This recipe, from Pippa Middlehurst’s ‘Dumplings and Noodles: Bao, Gyoza, Biang Biang, Ramen and Everything in Between’ produces delicious noodles.
- 1g kansui
- 198g high-gluten flour, such as extra-strong bread flour
- 86ml water
- Potato starch or cornflour (cornstarch), for dusting
- 1g salt
To make the kansui:
- Preheat the oven to 120C/250F/Gas 1/2. Sprinkle 100g (4oz) bicarbonate of soda (baking soda) onto a foil-lined baking tray and bake in the oven for 1 hour.
- As it heats, the sodium bicarbonate changes into sodium carbonate, an alkali salt that can be used to change the pH of the noodle dough and make it firmer.
- Remove the kansui from the oven and transfer to a clean airtight jar by making a crease in the foil and pouring it into the jar (taking care to avoid contact with your skin as your pour). Seal with a lid and use the kansui as directed below. The powder will keep for up to a month. Don’t leave the jar open for too long, allowing the kansui to come into contact with the air, or it will absorb moisture and be less effective.
To make the noodles:
- Combine the flour and kansui in a mixing bowl with the salt and 86ml water and combine until the mixture forms rough pieces. You can use the paddle attachment on a stand mixer to do this.
- Once dry straggles start to form, bring the dough together into a ball. Apply pressure using the palm of your hand in a downward motion and continue to do this until the straggles of dough are forced together to form a rough ball.
- Cover the bowl with a clean, damp tea towel and leave it to rest for 15 minutes. In the meantime, set up your pasta roller, clamping it firmly to the worktop as the dough is extremely hard.
- Remove the dough from the bowl. Take a rolling pin and press firmly onto the dough, section by section, until it is thin enough to pass through the pasta roller on its widest setting, then feed the dough through the roller. What will emerge may be quite rough and ragged, but this is ok. If the sheet has separated, or holes have appeared, don’t worry. Pass the dough through again on the widest setting and repeat this step until you have one complete sheet of dough, with no holes.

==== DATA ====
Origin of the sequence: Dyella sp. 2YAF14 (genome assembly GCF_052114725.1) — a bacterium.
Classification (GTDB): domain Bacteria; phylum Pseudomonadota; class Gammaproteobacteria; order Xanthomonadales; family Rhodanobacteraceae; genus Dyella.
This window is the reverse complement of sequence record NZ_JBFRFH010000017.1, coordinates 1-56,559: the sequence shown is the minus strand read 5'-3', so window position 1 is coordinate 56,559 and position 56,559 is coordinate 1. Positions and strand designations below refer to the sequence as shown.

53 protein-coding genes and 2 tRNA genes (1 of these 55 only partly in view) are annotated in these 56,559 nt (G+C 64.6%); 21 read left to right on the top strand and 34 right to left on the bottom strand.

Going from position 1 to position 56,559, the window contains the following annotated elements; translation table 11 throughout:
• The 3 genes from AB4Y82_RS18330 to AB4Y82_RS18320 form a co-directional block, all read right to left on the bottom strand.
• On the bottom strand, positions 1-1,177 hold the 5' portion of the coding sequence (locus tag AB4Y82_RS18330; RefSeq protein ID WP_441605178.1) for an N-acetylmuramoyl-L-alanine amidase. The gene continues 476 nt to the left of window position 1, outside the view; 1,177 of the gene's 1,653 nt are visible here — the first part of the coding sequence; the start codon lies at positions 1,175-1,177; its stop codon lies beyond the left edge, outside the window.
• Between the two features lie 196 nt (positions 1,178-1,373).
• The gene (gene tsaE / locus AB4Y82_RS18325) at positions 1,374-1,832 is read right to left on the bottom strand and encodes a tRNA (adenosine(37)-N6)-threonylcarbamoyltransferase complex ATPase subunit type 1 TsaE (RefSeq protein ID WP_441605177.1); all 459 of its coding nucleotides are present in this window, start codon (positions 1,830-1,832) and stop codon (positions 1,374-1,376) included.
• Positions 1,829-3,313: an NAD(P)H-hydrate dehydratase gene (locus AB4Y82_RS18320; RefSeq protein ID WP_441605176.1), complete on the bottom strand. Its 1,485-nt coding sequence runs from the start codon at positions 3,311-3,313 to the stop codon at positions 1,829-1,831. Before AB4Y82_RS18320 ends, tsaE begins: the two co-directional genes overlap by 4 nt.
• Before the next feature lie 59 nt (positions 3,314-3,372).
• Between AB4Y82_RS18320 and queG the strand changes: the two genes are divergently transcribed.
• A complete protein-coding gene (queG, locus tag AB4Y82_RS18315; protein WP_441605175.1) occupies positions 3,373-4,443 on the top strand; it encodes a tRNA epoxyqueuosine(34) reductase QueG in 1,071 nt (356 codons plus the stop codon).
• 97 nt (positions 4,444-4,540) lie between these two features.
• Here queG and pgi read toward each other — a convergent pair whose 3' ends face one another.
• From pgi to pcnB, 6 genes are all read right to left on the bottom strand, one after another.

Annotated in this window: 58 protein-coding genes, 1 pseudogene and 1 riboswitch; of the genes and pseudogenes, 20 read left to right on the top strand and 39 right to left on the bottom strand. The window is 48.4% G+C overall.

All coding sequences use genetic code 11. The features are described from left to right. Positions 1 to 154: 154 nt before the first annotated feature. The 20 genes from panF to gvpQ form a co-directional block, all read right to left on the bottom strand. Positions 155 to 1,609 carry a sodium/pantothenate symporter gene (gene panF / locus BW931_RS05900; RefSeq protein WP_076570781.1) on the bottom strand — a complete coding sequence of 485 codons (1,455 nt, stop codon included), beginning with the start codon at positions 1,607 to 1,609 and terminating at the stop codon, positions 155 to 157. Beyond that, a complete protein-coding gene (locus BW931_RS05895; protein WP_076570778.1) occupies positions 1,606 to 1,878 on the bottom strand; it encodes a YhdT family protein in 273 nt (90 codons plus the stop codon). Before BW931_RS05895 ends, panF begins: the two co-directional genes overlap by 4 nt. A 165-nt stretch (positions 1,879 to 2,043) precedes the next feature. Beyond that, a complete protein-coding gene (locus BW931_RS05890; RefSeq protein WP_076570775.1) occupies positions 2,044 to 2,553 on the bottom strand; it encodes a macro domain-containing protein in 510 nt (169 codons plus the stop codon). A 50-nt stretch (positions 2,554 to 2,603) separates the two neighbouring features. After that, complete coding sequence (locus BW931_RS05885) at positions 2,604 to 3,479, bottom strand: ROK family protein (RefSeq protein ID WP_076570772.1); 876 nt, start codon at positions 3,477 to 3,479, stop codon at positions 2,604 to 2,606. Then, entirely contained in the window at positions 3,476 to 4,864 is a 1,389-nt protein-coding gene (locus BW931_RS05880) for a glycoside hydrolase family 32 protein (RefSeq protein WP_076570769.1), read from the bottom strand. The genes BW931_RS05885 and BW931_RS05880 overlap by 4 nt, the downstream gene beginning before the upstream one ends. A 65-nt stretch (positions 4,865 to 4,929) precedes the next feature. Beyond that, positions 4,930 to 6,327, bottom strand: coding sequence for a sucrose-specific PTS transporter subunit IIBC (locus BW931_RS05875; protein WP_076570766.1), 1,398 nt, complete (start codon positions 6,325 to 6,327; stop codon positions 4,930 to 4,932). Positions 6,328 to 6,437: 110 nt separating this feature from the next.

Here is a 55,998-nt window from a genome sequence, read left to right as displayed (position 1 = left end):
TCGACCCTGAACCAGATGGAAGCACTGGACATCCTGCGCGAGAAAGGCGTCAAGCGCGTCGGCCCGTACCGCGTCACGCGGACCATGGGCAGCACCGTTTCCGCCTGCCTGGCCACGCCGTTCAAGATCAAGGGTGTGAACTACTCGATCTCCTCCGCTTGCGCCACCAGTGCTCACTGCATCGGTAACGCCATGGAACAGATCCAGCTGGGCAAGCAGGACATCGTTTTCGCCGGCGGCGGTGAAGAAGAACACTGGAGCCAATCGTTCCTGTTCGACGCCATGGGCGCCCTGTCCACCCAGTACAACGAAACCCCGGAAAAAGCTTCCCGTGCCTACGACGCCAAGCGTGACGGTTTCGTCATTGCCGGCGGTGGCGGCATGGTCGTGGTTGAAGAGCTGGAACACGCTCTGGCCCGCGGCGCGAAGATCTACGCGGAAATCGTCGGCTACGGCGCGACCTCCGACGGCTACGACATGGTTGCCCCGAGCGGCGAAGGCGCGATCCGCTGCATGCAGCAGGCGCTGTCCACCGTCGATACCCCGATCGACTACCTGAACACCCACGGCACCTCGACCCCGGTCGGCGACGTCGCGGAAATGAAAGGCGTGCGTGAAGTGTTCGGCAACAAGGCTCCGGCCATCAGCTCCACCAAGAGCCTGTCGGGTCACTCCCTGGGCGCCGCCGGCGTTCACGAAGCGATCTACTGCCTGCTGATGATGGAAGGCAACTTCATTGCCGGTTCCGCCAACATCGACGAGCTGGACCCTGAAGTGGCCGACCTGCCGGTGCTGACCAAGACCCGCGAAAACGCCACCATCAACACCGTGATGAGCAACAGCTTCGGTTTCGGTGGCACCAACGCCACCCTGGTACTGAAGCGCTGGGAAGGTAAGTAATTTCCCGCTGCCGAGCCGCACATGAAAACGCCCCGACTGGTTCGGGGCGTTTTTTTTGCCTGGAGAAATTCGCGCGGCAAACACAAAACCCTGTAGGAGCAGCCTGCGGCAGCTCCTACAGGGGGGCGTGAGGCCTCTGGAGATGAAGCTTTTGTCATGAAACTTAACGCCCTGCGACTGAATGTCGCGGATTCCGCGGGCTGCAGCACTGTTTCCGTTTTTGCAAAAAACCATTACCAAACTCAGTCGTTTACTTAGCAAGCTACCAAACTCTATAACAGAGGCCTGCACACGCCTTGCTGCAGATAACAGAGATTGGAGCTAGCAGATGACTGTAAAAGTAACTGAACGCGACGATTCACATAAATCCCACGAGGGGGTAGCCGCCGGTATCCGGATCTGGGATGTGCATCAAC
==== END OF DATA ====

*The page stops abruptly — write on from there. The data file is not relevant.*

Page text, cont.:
- Reset the pasta roller to the next narrowest setting and repeat this step until you have one complete sheet of dough, with no holes. Reset the pasta roller to the next narrowest setting and pass the sheet of dough through, then reduce the setting once more, to the third narrowest level, and feed the dough through a final time.
- Now fold the dough in half, lengthways, and pass through the pasta roller on the widest setting. Repeat this sheeting and folding process until you have a smooth and even-textured sheet of dough. The edges of the sheet may have become dry and cracked during folding, but this is ok.
- Gently fold your sheet of dough in half and leave to rest for 30 minutes, covered with a tea towel or cling film.
- Once the dough sheet has rested, unfold it and pass through the pasta roller to the final desired thickness, before cutting the dough into noodles. On my pasta roller, this is number 4 for a thick noodle, number 5 for a medium noodle and number 6 for a thin noodle. The thickness of your noodle will be dictated by the recipe you plan to use it in.
- To create your noodles, pass the dough through the cutting attachment. Lightly dust the noodles with potato starch or cornflour (cornstarch) to keep the strands separate. Ramen noodles get better with age – resting them for 24 hours will improve the texture. They are good for up to 5 days in the fridge, but can also be enjoyed straight away.
- Cook the noodles in a pan of boiling salted water until al dente (between 1 ½ minutes and 2 minutes, depending on their thickness). Rinse in cold water and serve in your chosen recipe.